WASHINGTON — Blue Origin delayed the return to flight of its New Shepard suborbital vehicle by one day as the company’s founder says he will push the company to move more quickly on its various projects.

Blue Origin had scheduled a launch of its New Shepard vehicle from its West Texas test site for Dec. 18. However, the company first delayed the launch by an hour, citing cold conditions at the launch site, then scrubbed the launch because of an unspecified ground system issue.

The company announced on social media late Dec. 18 that it rescheduled the mission, designated NS-24, for Dec. 19, with liftoff planned for 11:37 a.m. Eastern.

The mission is the first for New Shepard since a mishap during a payload-only flight of the vehicle in September 2022. An investigation traced the NS-23 accident to structural failure in the nozzle of the vehicle’s BE-3PM engine caused by excessive heating.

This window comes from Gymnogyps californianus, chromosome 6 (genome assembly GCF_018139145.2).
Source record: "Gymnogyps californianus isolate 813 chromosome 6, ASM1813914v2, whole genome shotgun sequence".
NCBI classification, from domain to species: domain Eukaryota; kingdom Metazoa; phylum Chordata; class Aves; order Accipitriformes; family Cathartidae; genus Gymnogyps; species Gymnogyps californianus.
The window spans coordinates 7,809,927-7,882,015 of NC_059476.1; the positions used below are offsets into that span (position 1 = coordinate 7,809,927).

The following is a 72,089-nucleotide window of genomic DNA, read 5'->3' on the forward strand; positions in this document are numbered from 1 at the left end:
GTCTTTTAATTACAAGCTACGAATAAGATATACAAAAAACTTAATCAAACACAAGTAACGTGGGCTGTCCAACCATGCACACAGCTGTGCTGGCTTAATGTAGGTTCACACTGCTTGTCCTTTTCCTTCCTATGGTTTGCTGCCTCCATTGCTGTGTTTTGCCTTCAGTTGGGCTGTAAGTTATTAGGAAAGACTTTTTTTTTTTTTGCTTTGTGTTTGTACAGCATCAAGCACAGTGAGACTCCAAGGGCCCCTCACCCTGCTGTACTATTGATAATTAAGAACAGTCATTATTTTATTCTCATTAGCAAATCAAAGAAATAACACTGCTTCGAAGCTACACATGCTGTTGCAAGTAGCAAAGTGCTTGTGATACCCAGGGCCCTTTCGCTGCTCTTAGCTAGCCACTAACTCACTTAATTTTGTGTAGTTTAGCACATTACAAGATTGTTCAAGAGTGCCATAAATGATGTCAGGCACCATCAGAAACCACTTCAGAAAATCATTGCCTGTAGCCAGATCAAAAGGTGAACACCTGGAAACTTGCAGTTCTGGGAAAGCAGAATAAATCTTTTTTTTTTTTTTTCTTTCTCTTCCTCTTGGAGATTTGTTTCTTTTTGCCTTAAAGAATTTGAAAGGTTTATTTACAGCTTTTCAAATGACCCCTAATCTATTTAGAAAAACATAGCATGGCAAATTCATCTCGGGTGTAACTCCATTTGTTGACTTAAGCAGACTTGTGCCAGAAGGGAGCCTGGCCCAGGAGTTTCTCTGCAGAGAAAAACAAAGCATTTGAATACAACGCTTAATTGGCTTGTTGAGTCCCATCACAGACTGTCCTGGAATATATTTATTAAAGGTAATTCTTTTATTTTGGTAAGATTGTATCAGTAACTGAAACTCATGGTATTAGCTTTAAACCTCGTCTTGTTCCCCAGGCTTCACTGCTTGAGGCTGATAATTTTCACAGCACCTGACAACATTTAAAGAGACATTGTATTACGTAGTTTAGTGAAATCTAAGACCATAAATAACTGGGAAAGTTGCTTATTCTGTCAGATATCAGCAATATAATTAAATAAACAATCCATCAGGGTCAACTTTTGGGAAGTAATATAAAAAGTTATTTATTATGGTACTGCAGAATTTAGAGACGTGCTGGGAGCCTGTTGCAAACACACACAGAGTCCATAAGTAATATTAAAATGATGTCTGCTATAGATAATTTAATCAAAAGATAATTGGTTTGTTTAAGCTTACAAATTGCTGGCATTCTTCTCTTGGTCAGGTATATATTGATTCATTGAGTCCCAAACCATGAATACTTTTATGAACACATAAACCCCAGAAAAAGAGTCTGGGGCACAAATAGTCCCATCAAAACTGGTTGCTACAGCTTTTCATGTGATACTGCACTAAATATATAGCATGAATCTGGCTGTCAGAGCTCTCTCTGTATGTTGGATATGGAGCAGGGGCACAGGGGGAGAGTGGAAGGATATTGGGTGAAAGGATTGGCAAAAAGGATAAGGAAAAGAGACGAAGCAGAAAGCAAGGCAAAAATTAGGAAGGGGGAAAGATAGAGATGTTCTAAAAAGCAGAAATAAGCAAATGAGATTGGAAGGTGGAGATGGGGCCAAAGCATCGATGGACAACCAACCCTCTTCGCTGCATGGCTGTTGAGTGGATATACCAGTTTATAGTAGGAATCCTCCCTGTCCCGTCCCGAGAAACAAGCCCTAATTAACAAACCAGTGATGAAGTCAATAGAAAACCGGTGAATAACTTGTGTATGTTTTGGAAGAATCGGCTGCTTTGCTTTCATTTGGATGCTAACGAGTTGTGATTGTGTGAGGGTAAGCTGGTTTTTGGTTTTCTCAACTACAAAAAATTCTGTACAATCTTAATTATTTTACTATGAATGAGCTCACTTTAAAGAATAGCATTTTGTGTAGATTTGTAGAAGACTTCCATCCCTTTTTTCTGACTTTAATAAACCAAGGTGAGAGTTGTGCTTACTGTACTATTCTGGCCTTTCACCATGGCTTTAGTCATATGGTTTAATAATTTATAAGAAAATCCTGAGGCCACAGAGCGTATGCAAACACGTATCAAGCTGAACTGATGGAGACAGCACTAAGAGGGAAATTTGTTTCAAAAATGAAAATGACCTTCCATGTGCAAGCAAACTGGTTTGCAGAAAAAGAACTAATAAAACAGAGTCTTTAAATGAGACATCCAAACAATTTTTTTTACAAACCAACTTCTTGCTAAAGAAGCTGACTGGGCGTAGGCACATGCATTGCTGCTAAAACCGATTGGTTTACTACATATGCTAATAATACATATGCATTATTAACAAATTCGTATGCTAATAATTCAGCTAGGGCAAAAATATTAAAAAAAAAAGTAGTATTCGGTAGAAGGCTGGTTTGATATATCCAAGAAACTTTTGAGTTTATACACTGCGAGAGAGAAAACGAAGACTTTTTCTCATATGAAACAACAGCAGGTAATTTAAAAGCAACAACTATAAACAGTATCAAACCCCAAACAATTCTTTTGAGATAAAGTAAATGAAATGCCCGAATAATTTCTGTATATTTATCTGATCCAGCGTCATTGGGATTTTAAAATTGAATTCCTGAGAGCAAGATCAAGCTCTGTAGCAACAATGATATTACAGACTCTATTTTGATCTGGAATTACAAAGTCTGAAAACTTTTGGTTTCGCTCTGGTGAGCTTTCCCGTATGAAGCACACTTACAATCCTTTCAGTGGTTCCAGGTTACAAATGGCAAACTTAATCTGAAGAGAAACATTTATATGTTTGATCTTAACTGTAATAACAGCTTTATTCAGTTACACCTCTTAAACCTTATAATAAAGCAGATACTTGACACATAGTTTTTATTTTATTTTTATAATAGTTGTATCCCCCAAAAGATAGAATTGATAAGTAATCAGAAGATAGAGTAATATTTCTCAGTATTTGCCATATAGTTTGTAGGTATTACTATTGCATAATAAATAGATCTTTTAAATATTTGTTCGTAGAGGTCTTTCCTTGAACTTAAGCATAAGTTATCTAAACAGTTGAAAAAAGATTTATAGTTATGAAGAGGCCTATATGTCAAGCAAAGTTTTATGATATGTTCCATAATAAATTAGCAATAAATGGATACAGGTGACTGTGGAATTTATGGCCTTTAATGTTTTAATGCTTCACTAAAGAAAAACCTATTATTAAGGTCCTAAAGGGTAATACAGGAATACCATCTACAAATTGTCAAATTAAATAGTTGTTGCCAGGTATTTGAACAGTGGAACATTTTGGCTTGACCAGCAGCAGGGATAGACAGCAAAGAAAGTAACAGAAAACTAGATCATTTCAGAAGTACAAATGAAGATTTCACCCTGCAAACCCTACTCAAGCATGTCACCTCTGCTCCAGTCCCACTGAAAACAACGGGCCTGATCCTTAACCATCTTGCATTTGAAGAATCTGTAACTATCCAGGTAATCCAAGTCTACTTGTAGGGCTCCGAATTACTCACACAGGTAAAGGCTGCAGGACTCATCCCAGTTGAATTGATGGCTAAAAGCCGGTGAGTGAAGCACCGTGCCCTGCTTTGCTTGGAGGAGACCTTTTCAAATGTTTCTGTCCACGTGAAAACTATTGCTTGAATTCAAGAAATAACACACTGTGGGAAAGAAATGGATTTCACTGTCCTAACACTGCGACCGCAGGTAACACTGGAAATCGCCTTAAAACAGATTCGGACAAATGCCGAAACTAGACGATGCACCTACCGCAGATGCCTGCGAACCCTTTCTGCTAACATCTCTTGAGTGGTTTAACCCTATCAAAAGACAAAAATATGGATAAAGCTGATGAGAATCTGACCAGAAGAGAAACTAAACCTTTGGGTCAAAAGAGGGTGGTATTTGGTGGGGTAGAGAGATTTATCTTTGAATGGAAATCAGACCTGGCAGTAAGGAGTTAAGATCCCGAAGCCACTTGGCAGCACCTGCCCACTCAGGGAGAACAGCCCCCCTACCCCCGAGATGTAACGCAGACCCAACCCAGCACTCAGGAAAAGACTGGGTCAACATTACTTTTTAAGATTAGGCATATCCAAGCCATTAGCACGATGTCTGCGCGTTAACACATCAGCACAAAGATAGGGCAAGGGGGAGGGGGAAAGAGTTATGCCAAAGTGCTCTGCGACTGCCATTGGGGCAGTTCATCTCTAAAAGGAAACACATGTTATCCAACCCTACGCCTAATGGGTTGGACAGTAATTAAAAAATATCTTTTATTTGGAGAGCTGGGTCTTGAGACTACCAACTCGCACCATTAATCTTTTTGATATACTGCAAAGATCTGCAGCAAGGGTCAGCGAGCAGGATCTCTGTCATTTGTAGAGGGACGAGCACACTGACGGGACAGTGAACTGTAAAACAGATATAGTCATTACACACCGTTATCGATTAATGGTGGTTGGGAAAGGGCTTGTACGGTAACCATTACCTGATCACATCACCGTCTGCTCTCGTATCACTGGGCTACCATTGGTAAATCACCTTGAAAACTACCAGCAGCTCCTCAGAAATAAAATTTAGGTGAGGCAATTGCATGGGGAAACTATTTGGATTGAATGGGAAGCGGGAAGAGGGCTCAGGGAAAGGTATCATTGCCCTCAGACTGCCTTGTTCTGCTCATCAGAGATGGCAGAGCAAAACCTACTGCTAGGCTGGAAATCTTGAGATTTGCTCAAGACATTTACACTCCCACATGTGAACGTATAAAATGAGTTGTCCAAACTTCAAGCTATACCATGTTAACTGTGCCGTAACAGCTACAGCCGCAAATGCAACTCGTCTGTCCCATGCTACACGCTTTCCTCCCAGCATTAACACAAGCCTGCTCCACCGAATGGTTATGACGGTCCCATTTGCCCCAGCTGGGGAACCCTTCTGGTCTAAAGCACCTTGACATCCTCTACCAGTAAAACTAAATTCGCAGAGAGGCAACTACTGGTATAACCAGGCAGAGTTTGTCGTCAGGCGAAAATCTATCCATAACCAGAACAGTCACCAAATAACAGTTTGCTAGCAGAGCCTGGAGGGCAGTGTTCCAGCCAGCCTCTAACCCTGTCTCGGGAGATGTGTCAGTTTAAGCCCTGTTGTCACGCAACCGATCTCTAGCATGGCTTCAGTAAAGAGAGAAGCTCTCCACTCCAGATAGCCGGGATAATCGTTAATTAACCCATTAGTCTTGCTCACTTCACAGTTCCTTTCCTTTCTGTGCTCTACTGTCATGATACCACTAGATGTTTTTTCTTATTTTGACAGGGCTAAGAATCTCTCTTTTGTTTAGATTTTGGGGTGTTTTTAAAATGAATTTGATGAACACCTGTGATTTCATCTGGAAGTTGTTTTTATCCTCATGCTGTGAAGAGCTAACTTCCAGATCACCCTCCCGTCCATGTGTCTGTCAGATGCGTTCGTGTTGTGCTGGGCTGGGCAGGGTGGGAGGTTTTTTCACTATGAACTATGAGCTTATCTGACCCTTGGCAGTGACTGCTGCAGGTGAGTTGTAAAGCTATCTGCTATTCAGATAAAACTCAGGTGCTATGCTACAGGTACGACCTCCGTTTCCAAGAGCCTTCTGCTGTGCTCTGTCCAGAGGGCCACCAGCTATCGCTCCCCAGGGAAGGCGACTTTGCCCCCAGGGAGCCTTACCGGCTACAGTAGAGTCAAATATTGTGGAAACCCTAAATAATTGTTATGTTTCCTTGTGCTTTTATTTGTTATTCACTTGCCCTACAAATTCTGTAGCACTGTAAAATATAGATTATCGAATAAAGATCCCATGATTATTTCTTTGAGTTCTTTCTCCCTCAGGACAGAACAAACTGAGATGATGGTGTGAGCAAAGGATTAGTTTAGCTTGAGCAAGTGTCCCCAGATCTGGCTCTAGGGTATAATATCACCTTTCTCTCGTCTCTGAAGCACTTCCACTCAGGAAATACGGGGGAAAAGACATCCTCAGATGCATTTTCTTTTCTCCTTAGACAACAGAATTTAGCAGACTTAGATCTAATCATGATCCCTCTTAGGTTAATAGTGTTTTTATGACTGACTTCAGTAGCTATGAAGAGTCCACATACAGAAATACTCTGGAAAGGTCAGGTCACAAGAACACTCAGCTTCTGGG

Blue Origin said NS-24 will carry 33 research payloads as well as 38,000 postcards from Club for the Future, a nonprofit organization affiliated with the company. No people will be on board. The company did not list the payloads but said that more than half “are developed and flown with support from NASA.”

Danielle McCulloch, manager of NASA’s Flight Opportunities program at the Armstrong Flight Research Center, provided SpaceNews with a list of payloads NASA is supporting on NS-24. Many of them also flew on NS-23 last year:

  • An in-space manufacturing innovation from Massachusetts Institute of Technology that leverages paraffin and beeswax to produce alternative options for propelling small spacecraft (on NS-23)